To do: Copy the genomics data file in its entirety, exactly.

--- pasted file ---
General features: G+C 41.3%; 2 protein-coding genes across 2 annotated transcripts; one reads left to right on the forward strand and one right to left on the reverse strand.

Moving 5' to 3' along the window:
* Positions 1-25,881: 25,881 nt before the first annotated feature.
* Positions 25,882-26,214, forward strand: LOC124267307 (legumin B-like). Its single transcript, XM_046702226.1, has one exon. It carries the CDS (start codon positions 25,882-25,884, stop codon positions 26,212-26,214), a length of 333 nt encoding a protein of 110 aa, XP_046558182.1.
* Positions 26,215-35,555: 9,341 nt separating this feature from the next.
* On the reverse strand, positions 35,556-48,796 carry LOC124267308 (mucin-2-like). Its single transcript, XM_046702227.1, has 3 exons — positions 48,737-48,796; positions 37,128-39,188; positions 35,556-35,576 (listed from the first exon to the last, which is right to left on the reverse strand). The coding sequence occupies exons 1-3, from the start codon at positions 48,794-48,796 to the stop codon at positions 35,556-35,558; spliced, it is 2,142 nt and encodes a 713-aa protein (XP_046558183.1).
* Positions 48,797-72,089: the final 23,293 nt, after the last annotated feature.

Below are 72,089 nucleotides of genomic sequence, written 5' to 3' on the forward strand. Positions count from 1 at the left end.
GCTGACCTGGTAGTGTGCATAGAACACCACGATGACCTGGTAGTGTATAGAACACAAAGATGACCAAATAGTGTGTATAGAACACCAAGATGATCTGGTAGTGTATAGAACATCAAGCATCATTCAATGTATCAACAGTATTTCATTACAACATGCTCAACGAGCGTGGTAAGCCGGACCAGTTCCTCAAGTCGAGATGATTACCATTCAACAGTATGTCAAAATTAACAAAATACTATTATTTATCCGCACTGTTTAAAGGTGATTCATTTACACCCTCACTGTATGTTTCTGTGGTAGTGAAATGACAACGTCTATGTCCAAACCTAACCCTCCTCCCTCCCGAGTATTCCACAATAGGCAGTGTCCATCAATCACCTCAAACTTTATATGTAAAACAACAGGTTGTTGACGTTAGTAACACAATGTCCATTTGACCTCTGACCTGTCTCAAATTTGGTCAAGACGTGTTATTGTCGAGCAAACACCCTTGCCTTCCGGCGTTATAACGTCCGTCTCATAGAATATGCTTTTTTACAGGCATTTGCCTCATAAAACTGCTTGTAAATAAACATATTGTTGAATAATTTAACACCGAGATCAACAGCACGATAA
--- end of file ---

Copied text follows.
General features: G+C 41.3%; 2 protein-coding genes across 2 annotated transcripts; one reads left to right on the forward strand and one right to left on the reverse strand.

Moving 5' to 3' along the window:
* Positions 1-25,881: 25,881 nt before the first annotated feature.
* Positions 25,882-26,214, forward strand: LOC124267307 (legumin B-like). Its single transcript, XM_046702226.1, has one exon. It carries the CDS (start codon positions 25,882-25,884, stop codon positions 26,212-26,214), a length of 333 nt encoding a protein of 110 aa, XP_046558182.1.
* Positions 26,215-35,555: 9,341 nt separating this feature from the next.
* On the reverse strand, positions 35,556-48,796 carry LOC124267308 (mucin-2-like). Its single transcript, XM_046702227.1, has 3 exons — positions 48,737-48,796; positions 37,128-39,188; positions 35,556-35,576 (listed from the first exon to the last, which is right to left on the reverse strand). The coding sequence occupies exons 1-3, from the start codon at positions 48,794-48,796 to the stop codon at positions 35,556-35,558; spliced, it is 2,142 nt and encodes a 713-aa protein (XP_046558183.1).
* Positions 48,797-72,089: the final 23,293 nt, after the last annotated feature.

Below are 72,089 nucleotides of genomic sequence, written 5' to 3' on the forward strand. Positions count from 1 at the left end.
GCTGACCTGGTAGTGTGCATAGAACACCACGATGACCTGGTAGTGTATAGAACACAAAGATGACCAAATAGTGTGTATAGAACACCAAGATGATCTGGTAGTGTATAGAACATCAAGCATCATTCAATGTATCAACAGTATTTCATTACAACATGCTCAACGAGCGTGGTAAGCCGGACCAGTTCCTCAAGTCGAGATGATTACCATTCAACAGTATGTCAAAATTAACAAAATACTATTATTTATCCGCACTGTTTAAAGGTGATTCATTTACACCCTCACTGTATGTTTCTGTGGTAGTGAAATGACAACGTCTATGTCCAAACCTAACCCTCCTCCCTCCCGAGTATTCCACAATAGGCAGTGTCCATCAATCACCTCAAACTTTATATGTAAAACAACAGGTTGTTGACGTTAGTAACACAATGTCCATTTGACCTCTGACCTGTCTCAAATTTGGTCAAGACGTGTTATTGTCGAGCAAACACCCTTGCCTTCCGGCGTTATAACGTCCGTCTCATAGAATATGCTTTTTTACAGGCATTTGCCTCATAAAACTGCTTGTAAATAAACATATTGTTGAATAATTTAACACCGAGATCAACAGCACGATAA